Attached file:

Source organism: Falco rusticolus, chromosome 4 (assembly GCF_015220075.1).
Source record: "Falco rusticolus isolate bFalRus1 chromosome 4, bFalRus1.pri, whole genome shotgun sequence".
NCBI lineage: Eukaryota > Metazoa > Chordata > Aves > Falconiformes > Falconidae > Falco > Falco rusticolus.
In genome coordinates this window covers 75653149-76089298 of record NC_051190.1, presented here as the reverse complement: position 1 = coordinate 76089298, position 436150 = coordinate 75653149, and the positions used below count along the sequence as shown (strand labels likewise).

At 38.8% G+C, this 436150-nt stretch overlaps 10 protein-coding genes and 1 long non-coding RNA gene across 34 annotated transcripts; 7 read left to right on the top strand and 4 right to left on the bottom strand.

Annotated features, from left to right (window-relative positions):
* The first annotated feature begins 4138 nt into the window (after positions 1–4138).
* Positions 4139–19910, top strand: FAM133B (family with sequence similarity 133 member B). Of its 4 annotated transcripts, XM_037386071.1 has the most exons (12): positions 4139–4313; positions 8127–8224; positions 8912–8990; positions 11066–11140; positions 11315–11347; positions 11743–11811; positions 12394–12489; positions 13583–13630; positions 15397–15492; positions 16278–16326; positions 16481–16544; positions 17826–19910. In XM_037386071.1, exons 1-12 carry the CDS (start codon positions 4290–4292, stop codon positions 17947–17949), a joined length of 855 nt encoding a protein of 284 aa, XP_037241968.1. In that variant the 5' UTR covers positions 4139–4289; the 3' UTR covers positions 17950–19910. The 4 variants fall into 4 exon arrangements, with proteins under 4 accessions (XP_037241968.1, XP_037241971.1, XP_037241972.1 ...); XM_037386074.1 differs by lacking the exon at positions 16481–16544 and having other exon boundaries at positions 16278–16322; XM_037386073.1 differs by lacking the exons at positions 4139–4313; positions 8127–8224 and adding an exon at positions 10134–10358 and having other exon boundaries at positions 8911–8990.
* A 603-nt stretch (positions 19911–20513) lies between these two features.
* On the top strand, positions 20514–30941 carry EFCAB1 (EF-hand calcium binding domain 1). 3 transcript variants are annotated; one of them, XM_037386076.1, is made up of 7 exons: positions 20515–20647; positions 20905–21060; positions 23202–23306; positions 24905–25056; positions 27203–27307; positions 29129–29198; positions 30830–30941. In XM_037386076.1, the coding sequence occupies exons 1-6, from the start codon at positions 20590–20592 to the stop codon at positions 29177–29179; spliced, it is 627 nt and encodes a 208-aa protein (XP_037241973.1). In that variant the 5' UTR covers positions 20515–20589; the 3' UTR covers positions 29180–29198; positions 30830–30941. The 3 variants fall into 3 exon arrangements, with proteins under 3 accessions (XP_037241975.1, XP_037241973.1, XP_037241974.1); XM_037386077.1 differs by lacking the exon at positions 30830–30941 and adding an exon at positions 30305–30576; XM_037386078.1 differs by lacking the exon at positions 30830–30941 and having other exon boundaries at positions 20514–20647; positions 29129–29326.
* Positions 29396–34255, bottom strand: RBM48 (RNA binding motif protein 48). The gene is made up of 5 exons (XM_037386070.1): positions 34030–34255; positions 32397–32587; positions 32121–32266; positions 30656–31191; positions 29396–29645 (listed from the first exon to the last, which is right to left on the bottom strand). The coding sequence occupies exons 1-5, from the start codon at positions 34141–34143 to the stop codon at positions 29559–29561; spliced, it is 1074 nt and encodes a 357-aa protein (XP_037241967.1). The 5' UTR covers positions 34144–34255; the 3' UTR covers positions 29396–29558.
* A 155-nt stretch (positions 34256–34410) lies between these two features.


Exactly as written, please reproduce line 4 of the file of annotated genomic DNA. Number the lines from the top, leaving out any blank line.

In genome coordinates this window covers 75653149-76089298 of record NC_051190.1, presented here as the reverse complement: position 1 = coordinate 76089298, position 436150 = coordinate 75653149, and the positions used below count along the sequence as shown (strand labels likewise).